Everything You Need to Know About OPM Retirement

MJPC
February 11, 2022

There are many factors related to retiring from federal service, and it is never too early to start planning.  But where do you begin? In this article, we’ll answer questions you might have as a federal employee about your OPM retirement benefits.

Closeup on the hands of a woman holding a jar of coins labeled savings

Are OPM benefits for life?

Congress created the Federal Employees Retirement System (FERS) in 1986, and it became effective on January 1, 1987. Since that time, new Federal civilian employees who have retirement coverage are protected by FERS.

FERS is a retirement plan that provides benefits from three different sources:

  • Basic Benefit Plan
  • Social Security
  • Thrift Savings Plan (TSP)

If you leave the Federal Government before retirement, Social Security and the TSP can follow you to your next position. The Basic Benefit and Social Security parts of FERS require you to pay your share each pay period.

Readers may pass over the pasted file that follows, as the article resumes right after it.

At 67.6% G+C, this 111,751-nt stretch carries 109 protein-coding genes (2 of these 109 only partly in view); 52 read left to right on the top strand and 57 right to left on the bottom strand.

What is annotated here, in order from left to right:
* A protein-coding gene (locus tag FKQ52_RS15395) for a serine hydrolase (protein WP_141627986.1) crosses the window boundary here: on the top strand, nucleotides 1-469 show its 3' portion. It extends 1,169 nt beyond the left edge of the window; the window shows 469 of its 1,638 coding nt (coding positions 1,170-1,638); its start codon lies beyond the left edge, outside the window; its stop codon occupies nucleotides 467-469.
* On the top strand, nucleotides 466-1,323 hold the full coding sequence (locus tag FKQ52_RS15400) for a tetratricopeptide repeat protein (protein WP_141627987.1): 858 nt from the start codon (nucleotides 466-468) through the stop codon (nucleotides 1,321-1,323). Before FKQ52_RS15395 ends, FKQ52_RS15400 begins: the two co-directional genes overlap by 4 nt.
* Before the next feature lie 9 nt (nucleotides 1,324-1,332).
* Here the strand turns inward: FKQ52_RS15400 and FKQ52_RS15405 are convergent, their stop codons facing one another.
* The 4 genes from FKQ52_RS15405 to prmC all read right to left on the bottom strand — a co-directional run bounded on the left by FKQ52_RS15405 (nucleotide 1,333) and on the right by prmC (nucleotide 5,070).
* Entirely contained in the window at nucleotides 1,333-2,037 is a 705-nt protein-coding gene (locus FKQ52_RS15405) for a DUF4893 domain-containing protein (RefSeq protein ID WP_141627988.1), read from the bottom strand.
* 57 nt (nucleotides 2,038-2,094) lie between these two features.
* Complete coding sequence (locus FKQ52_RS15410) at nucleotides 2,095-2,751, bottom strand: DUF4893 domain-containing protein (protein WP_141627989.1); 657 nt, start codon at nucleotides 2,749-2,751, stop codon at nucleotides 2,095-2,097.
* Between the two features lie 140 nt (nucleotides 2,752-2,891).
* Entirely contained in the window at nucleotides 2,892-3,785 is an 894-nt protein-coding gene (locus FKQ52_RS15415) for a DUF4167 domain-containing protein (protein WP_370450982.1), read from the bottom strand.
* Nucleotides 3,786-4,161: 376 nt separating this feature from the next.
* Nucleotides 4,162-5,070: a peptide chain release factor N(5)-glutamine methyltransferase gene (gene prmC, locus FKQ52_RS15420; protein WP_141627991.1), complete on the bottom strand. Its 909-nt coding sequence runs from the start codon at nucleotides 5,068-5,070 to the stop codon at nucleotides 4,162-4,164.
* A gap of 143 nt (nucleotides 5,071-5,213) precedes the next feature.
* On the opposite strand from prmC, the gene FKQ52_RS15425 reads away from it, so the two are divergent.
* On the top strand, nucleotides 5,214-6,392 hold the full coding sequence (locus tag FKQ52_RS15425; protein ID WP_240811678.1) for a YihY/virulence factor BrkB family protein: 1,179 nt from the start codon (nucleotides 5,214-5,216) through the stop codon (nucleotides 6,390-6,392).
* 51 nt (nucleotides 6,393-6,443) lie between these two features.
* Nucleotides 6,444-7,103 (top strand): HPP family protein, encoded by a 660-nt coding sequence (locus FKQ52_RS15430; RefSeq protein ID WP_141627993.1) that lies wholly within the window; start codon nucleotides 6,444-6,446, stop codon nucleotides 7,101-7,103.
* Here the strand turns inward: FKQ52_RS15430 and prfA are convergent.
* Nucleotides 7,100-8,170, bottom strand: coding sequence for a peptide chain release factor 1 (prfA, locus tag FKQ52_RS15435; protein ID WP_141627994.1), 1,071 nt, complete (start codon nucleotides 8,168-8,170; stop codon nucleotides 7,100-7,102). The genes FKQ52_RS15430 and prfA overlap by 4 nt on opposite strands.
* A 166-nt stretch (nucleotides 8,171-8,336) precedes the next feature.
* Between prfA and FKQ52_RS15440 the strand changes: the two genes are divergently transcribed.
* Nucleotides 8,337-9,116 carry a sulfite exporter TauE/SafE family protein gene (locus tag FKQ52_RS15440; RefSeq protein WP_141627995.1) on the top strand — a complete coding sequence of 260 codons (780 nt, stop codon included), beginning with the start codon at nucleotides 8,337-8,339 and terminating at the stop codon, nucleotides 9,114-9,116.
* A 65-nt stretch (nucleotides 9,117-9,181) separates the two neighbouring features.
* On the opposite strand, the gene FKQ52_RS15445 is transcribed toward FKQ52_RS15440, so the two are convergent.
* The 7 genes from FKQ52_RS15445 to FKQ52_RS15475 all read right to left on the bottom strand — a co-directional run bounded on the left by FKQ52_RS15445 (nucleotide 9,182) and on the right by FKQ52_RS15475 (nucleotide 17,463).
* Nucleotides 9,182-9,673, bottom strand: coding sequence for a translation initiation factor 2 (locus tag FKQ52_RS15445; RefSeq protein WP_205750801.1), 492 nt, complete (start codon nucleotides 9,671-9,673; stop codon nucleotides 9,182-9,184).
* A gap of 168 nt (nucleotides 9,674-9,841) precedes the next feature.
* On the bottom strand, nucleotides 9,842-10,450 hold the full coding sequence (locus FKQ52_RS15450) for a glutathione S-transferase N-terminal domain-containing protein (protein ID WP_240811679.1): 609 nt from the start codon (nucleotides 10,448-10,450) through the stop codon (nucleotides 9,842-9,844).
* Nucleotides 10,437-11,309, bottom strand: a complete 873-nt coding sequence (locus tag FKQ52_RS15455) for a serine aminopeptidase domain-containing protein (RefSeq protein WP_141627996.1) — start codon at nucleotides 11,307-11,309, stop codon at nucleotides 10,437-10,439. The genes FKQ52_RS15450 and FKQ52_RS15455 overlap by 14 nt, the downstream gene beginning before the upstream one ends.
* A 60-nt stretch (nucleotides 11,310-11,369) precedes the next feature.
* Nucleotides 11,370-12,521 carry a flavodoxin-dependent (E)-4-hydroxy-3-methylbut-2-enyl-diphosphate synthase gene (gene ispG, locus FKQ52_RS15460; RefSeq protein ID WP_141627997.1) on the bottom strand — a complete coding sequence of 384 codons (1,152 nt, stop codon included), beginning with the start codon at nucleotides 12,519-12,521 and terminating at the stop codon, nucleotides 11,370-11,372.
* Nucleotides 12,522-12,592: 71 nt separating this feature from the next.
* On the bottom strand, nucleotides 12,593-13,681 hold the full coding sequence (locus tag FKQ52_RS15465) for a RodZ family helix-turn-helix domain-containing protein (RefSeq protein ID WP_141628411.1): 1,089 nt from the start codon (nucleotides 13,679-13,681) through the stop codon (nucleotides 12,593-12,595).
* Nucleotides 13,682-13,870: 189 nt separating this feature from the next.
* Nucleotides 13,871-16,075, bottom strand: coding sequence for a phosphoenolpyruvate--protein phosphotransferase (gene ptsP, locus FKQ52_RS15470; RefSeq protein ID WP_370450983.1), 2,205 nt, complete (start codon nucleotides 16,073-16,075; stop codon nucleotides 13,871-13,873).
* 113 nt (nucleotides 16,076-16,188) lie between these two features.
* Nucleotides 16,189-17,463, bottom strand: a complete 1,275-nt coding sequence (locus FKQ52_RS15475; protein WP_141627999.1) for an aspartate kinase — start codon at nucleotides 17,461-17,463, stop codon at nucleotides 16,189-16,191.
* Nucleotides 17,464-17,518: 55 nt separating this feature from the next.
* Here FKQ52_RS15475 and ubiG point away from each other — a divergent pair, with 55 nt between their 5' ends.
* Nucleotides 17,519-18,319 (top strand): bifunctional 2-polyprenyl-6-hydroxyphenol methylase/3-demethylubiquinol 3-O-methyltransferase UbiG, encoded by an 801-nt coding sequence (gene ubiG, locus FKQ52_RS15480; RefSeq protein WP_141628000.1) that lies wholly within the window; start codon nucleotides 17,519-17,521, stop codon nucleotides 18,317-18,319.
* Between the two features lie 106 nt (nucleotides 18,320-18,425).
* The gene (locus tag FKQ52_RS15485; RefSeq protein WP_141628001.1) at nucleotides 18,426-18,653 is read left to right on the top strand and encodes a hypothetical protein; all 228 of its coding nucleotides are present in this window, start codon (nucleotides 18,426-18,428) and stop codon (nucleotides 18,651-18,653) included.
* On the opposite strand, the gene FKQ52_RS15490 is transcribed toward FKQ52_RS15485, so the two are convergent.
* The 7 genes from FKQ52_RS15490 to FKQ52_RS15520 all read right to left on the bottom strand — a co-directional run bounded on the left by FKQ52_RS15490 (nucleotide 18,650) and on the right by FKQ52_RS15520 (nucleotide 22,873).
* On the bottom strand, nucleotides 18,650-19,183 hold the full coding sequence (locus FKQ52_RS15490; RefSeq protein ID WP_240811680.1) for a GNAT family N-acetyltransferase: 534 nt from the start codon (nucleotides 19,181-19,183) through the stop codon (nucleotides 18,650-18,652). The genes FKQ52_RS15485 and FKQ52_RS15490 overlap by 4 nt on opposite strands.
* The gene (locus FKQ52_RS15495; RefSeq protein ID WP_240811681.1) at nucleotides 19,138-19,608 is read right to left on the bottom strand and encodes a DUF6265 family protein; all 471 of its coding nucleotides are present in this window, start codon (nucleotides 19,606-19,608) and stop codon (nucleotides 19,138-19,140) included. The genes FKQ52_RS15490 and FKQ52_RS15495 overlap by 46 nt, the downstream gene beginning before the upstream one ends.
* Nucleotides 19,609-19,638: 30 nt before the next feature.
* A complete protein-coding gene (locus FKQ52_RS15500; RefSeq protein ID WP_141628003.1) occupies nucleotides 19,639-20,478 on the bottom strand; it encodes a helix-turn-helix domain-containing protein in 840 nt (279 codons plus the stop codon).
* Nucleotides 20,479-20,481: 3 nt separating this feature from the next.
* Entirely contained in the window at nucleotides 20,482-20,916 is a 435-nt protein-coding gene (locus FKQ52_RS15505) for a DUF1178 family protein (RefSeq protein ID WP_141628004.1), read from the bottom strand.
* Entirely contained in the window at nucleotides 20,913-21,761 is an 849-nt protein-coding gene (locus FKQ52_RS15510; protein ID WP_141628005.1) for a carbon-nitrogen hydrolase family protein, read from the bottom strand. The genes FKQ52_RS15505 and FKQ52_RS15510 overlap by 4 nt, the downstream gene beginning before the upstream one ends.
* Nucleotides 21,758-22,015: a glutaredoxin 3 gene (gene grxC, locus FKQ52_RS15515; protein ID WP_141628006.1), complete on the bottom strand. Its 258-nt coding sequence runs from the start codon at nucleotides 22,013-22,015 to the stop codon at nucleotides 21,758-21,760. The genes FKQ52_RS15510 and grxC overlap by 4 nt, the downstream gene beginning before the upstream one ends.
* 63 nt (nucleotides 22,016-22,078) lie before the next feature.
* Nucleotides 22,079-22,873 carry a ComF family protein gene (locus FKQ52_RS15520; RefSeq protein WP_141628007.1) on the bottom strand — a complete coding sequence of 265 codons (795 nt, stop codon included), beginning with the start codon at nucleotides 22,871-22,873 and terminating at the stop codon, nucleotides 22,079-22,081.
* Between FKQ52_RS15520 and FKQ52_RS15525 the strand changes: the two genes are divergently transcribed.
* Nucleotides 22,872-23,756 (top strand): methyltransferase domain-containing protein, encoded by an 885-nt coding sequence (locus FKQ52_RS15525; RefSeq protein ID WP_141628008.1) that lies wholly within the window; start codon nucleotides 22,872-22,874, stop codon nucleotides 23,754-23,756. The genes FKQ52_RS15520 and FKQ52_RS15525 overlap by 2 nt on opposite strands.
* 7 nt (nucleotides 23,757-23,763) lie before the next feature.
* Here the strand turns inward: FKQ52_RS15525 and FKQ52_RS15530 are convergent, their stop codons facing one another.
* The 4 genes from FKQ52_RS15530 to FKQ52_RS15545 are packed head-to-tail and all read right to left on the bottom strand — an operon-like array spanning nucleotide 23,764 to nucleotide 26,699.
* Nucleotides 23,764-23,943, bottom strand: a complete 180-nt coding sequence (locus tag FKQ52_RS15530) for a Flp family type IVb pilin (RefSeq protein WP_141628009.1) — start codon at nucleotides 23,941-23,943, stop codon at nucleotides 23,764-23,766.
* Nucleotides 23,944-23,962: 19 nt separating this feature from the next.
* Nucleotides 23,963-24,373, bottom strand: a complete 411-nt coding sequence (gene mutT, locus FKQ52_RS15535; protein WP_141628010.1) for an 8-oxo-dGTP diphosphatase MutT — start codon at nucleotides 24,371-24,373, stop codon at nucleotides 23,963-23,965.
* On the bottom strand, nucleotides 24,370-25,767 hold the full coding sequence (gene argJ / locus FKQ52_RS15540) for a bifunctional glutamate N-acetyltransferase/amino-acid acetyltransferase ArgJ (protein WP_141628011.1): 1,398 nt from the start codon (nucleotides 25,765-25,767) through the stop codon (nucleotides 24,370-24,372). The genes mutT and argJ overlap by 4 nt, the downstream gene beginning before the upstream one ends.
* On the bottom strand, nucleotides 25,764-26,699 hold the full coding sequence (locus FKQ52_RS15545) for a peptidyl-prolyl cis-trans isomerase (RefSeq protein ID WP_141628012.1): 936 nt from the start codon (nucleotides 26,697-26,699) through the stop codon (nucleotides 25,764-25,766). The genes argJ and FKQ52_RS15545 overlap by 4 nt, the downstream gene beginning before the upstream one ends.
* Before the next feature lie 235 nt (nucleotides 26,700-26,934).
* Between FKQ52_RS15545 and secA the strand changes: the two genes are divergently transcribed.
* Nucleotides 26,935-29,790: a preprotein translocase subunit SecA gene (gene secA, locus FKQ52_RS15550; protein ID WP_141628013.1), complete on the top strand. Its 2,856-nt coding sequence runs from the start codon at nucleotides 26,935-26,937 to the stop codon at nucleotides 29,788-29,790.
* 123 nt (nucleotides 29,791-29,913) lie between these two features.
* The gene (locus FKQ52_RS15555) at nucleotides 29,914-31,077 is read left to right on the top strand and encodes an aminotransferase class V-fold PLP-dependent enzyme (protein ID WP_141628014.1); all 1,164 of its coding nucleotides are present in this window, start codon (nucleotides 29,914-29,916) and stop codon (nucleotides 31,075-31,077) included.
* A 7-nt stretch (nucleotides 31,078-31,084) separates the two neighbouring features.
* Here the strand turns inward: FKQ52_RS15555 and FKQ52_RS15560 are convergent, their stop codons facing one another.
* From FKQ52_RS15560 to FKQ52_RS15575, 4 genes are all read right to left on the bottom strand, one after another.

The agency you work for will withhold the cost of the Basic Benefit and Social Security from your check as payroll deductions while they pay their part too. When you retire, you will receive annuity payments each month for the rest of your life.

The TSP part of FERS is an account that your agency is supposed to automatically set up for you. Every pay period, your agency should deposit 1% of your basic pay for the pay period into your TSP account.

You can also make your own contributions to your TSP account and your agency will also make a tax-deferred, matching contribution. The TSP is handled by the Federal Retirement Thrift Investment Board.

If you're retiring under the Minimum Retirement Age (MRA) plus 10 provision of FERS, health care and life insurance coverage are suspended until your annuity starts, even if it is postponed.

A clear jar ull of coins with a plant on top

How long will it take to process my federal retirement application?

According to OPM, common cases take around 2 months to process.

Your application could take longer if

  • OPM needs additional information from you or your former employing agency.